My grandmother grew up in the Great Depression. Her parents were fortunate in that they owned enough land to farm, and that is what sustained them throughout those very difficult years. When World War II came along, the government encouraged “Victory Gardens,” which always made my grandmother chuckle — that was the same thing she had been doing since she was no taller than a tomato plant herself, and now there was a fancy name for the hard work of pulling your own food out of the land.
Plenty of food
She grew up understanding that when tough times came, having plenty of food meant that the difficulties stung a little less. Maybe that’s why she insisted on a garden, a very large one, and made a point of “putting it by” every season. The canning jars would be lovingly washed and placed on the tables, the counters, wherever there was room. The huge water bath and the pressure canner would come out of hiding. The seals on the lids would be meticulously checked.
And then came the food, rolling into the kitchen every day from a garden that seemed on the verge of exploding. Strawberries and broccoli and cauliflower and beans and cucumbers, and then peppers and beets and squash of all colors and suddenly — tomatoes! We would haul them in by the never-ending bushel. We had just enough time to can all of them before the fall rush came in, more squash and broccoli and potatoes and pumpkins and watermelon and… Well, you get the picture.
Little girl lost in a great big kitchen
I learned plenty about hard work during that time, but I often worried that I was in the way. My grandmother, so seasoned and sure after years of doing that work, had to slow down and teach me, over and over. Sometimes I wondered if she minded, and sometimes that worry drove me out of the kitchen and into the fields, where I would pretend I didn’t hear her when she hollered for another basket of this or that. I shouldn’t have worried.
Hard work …
I realized this a few days ago, when the canner was boiling away on the big gas burners and I was chopping up yet more cucumbers to make pickles. It had been a long day. My arms ached from pounding the cabbage into sauerkraut. I had made so much salsa and tomato sauce that I was sick of the very idea of tomatoes. The jalapenos had stung my hands when I took the seeds out, and I had even suffered the indignity of onion juice splashed into my eye. (Pro tip: Do not try that at home. Or anywhere else, for that matter.)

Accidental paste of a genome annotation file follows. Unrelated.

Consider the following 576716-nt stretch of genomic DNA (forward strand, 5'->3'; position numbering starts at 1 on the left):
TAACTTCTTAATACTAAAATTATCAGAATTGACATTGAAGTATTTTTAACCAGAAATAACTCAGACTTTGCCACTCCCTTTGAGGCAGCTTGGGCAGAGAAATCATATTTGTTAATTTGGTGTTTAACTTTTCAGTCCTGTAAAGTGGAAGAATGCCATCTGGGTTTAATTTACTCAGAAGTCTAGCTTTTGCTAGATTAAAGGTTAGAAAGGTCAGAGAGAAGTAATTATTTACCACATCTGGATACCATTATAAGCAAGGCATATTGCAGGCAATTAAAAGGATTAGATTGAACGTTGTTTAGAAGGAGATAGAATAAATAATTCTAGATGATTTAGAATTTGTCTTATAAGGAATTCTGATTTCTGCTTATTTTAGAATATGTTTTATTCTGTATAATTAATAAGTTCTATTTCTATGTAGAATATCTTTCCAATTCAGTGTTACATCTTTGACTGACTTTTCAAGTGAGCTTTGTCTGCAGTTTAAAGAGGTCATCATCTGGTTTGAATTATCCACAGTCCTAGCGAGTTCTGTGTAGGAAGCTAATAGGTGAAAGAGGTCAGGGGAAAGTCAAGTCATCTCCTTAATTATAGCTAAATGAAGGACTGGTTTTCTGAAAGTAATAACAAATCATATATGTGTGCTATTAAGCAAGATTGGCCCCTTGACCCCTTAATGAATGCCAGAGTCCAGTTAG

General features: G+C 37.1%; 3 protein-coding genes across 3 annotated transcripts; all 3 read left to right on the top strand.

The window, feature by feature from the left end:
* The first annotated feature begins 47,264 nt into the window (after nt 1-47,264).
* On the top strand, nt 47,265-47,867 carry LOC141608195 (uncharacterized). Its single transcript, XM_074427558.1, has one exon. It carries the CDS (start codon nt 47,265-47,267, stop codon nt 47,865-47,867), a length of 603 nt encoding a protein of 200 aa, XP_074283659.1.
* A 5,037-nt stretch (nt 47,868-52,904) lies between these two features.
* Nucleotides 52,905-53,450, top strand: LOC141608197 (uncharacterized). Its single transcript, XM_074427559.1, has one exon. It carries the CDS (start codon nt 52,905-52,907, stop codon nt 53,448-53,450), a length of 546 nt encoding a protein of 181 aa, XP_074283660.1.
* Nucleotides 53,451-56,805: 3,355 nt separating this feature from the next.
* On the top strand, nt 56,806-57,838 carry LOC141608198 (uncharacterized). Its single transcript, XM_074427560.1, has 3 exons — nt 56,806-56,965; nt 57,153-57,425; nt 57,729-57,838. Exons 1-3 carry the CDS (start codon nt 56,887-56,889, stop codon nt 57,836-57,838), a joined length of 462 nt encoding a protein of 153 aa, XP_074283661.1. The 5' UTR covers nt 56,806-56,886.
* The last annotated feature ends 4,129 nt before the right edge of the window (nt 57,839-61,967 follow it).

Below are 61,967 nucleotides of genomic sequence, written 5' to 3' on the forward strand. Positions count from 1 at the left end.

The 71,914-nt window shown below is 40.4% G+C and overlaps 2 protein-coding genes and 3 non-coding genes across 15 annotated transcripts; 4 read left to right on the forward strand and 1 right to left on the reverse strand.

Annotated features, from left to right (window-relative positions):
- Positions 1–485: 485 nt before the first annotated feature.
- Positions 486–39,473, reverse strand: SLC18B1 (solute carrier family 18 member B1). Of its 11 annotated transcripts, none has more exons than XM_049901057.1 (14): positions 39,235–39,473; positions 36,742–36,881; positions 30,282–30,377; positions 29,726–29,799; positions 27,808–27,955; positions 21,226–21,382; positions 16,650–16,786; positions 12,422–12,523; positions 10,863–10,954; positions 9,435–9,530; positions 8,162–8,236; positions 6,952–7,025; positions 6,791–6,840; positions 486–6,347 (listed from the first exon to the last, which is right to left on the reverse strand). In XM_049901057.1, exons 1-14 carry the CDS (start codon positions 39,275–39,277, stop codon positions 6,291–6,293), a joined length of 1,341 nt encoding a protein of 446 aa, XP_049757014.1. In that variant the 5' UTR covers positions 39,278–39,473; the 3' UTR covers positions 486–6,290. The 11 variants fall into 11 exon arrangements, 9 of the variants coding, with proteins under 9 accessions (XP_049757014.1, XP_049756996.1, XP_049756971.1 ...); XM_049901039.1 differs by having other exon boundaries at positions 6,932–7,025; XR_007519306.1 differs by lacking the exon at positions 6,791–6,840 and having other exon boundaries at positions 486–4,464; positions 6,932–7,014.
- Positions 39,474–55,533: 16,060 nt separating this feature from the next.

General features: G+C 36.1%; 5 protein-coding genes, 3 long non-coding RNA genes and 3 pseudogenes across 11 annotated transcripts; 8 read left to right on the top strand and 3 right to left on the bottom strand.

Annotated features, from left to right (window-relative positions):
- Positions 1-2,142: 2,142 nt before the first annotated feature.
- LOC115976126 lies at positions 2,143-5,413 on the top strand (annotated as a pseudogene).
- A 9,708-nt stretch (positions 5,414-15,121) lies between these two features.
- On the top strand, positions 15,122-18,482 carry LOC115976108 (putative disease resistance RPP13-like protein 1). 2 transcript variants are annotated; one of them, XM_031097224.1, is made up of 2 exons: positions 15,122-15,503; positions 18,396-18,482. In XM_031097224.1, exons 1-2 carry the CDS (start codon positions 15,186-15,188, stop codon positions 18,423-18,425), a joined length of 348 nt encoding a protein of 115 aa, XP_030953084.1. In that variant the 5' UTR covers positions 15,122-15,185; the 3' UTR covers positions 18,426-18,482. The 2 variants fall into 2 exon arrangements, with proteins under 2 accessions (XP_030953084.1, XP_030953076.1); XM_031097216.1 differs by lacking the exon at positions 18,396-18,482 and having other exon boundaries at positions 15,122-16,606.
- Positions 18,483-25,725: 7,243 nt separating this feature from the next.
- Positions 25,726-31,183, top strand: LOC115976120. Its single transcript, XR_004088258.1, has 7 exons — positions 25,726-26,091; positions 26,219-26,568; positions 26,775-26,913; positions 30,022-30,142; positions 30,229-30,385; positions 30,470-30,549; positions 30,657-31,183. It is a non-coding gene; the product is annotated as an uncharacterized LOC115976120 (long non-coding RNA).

… That pays off!
My daughter came into the kitchen. She was wearing the latest t-shirt of some band whose name I can’t pronounce. She had earbuds stuck deep in her ears and the somewhat lost, distant look that teenagers have down to an art. She wanted a peanut butter and jelly sandwich, but the counters were completely covered, no space for the prep of anything else. She watched me chop the cucumbers for the longest time, then she wandered to the canner, and finally to the kitchen table, where glass jars gleamed in the sunlight.
“So you made that good salsa?” she asked, pulling an earbud out of her ear. “That, and the tomato sauce you like, the one with lots of garlic.” She nodded and screwed on a jar lid. She looked it over for a moment. “You need help with those?” “Yes, please…do you really want to?”
She shrugged with feigned nonchalance as she washed her hands and took the knife from me. She began to chop, her slices perfectly straight and even. She asked me about the herbs on the counter, and soon I was talking about cilantro and parsley and dill. Then talk turned to vinegars and sugars and she was the one who slipped the cucumbers into the jars. She lifted the old ones out of the canner (“These things are heavy, wow!”) and put the new ones in. Soon an entire afternoon had passed by, and she hadn’t once wanted to scamper off to her computer or her music or her friends. I stood in the kitchen when the canning was over and watched as she washed her hands one final time, smiled at me, gave me an impromptu hug…and left me with the cleanup.
Welcomed into a tradition
But it was a lesson learned, because I no longer thought that maybe, all those years ago, I got in the way. I thought that maybe, instead, I had been welcomed into a tradition with patience and open arms — just like I welcomed my daughter. With that thought, I smiled as I cleaned up the mess.